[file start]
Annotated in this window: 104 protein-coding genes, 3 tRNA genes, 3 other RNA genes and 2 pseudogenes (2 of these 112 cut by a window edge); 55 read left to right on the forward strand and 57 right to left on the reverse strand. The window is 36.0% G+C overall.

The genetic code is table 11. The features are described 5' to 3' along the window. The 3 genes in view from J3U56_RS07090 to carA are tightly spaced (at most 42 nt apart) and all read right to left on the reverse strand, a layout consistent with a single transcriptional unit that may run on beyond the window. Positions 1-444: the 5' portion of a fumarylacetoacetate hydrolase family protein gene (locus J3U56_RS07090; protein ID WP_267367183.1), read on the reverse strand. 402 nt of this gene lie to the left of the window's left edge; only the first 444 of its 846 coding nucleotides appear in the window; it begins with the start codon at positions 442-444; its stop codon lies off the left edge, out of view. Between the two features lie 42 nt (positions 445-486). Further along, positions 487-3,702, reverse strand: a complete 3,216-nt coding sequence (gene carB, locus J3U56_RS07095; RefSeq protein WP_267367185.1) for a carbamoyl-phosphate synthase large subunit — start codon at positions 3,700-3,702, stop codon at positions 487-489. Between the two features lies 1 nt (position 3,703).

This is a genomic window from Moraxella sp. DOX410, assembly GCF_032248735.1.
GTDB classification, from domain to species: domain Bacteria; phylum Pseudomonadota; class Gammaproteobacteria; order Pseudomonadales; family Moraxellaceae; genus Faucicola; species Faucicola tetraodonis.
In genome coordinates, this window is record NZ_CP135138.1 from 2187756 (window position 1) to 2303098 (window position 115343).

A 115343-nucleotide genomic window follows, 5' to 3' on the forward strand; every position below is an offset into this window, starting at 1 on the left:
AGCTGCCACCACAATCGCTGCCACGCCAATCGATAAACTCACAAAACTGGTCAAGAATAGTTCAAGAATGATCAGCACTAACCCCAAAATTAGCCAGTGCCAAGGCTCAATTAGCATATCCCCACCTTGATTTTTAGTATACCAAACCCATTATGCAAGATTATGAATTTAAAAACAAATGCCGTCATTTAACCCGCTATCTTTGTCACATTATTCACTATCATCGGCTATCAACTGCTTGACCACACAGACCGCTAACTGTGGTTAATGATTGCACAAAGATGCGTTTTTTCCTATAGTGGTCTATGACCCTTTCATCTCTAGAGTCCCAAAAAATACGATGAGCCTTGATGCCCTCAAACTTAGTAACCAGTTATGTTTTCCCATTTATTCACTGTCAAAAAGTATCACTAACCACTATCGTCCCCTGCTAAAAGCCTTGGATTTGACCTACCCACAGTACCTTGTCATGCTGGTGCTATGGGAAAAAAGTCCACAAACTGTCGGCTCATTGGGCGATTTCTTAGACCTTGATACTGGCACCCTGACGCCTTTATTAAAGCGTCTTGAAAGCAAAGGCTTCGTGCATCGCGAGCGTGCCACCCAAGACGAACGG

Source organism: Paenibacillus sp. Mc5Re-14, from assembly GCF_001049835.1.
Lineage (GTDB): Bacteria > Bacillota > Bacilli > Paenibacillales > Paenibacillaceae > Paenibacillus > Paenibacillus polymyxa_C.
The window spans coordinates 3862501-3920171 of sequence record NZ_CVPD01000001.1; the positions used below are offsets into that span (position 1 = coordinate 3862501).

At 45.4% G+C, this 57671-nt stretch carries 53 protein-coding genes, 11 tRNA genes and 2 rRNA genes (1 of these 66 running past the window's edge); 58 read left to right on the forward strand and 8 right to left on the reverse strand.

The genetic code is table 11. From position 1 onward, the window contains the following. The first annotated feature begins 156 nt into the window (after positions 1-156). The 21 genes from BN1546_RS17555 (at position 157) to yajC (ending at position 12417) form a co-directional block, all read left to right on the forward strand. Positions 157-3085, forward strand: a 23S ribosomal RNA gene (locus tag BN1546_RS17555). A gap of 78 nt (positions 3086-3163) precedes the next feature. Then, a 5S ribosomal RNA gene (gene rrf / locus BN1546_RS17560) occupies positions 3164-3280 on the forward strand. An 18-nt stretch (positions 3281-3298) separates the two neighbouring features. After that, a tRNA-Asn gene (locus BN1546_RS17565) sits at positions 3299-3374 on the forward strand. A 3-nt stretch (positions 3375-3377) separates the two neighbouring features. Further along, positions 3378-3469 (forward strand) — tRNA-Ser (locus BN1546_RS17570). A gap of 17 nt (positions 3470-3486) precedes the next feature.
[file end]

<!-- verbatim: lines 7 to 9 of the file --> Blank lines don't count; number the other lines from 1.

AGCTGCCACCACAATCGCTGCCACGCCAATCGATAAACTCACAAAACTGGTCAAGAATAGTTCAAGAATGATCAGCACTAACCCCAAAATTAGCCAGTGCCAAGGCTCAATTAGCATATCCCCACCTTGATTTTTAGTATACCAAACCCATTATGCAAGATTATGAATTTAAAAACAAATGCCGTCATTTAACCCGCTATCTTTGTCACATTATTCACTATCATCGGCTATCAACTGCTTGACCACACAGACCGCTAACTGTGGTTAATGATTGCACAAAGATGCGTTTTTTCCTATAGTGGTCTATGACCCTTTCATCTCTAGAGTCCCAAAAAATACGATGAGCCTTGATGCCCTCAAACTTAGTAACCAGTTATGTTTTCCCATTTATTCACTGTCAAAAAGTATCACTAACCACTATCGTCCCCTGCTAAAAGCCTTGGATTTGACCTACCCACAGTACCTTGTCATGCTGGTGCTATGGGAAAAAAGTCCACAAACTGTCGGCTCATTGGGCGATTTCTTAGACCTTGATACTGGCACCCTGACGCCTTTATTAAAGCGTCTTGAAAGCAAAGGCTTCGTGCATCGCGAGCGTGCCACCCAAGACGAACGG

Source organism: Paenibacillus sp. Mc5Re-14, from assembly GCF_001049835.1.
Lineage (GTDB): Bacteria > Bacillota > Bacilli > Paenibacillales > Paenibacillaceae > Paenibacillus > Paenibacillus polymyxa_C.